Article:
Just a Walk Through A Graveyard

Graveyards and cemeteries have always fascinated me.  There is just a lot of history and interesting facts that can be gathered from taking a leisurely walk through a place where many go to remember a loved one.  When I was in college I often went to the cemetery outside of town to study.  Weird, maybe, but no one bothered me there.

When our boys were little we tried to teach them to respect places like cemeteries which many people hold as sacred spots.  Our oldest, Micah, called them “little towns” and yes—-if you looked upon the headstones when you were three years old you might think that they were little towns, also.P1010249

When we were in Bermuda earlier this year one of my favorite spots was St. Peter’s church in St. George’s. I wrote a post about it earlier this year.  It is a marvelous structure with so much history ensconced in it’s walls.  P1010237

One of the other fascinating things about this piece of history is the ability to walk throughout the churchyard and see that there are two distinct graveyards.  One walled area to the west of the church was designated for black slaves while the one to the east was reserved for whites.






Graves of many prominent Bermudians are located on this piece of ground including Governor Sir Richad Sharples who was assassinated in 1973.  Another noteworthy grave is that of Midshipman Richard Sutherland Dale who was an 20 year old American soldier who was the last victim of the War of 1812.  The people of St. George’s took care of him until his death in 1815.






As blacks became Christians they were “entitled” to Christian burials.  Seems a bit odd to me to think that not everyone would have those rights but this was when slavery was commonplace and slaves had no rights.  In the latter 1600’s the separate graveyard was created by extending the existing one to the west to accommodate the separate area for the black Christians that were to be buried in the cemetery.  P1010252





Do cemeteries hold you captive or do you avoid them?  Everyone has a different experience when they go to a historic place like this.  For me the cemetery at St. Peter’s in St. George’s had me wondering about all of those folks who had walked on the grounds before me and those who have yet to visit.

Another very interesting post about of all things–a circus cemetery—is featured over at The Task at Hand.  Click here to go check it out and show her some bloggy love.  


  1. I have always thought cemeteries were such interesting places, but especially the one in my little hometown, where almost all my ancestors are buried. It IS fascinating to read names, dates, etc., and sad to realize that so many of them had such short lives. Of course, that happens occasionally in our day and time, but not nearly as often.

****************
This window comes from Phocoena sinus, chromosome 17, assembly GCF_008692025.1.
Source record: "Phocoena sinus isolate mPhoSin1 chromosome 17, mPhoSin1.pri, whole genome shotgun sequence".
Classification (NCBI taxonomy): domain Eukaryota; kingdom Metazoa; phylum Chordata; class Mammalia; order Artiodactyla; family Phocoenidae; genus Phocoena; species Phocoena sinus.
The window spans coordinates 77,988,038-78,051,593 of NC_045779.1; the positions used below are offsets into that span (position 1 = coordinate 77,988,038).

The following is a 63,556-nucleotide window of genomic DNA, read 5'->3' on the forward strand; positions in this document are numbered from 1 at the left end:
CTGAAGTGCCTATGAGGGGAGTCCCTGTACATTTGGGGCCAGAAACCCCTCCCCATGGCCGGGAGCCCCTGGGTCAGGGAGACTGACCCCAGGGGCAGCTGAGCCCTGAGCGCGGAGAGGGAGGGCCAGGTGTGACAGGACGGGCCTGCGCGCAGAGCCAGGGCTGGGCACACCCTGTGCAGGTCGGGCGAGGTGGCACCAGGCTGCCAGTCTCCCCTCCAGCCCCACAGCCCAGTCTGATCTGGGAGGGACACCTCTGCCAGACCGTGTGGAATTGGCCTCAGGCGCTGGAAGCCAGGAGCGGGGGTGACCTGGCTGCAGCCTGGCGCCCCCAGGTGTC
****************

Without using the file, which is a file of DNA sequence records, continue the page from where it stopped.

2. I remember your St. George’s post.
    Daughter and SIL’s street ends at a cemetery. The realtor asked if they would mind being so close. Answer – no, not at all.
    I remember walking through the cemetery in Paris filled with legends and then in London, in Westminster Abbey noting even more. It was overwhelmingly breathtaking to think of all gathered in one resting spot.

  3. They totally hold me captive. Like you said, so much history. In fact I had to zoom in on your pics and read all the stones that were legible.

  4. When I think of cemeteries, three immediately come to mind–Arlington National Cemetery in the U.S.; Normandy American Cemetery in France; and the Old Jewish Cemetery in Krakow, Poland. These three contain so much amazing history, I could return again and again…and do.
    Your photos in this post are beautiful.

  5. Very interesting places to visit. Yet, I don’t like visiting my first husband’s grave. I can’t think of him as there. He is with us in so many ways still and I feel closer to him in the timber or along the trail where we had a bench placed In Memory.
    I never thought of Bermuda as a place where slavery existed. Thank you for the lesson.

  6. I love cemeteries. It’s interesting to walk through the old one in Galveston, and trace the different immigrant communities that arrived there. I don’t know why it amuses me so, that the Cricket Club erected the plaque commemorating the burial space for slaves and free Blacks, but it does.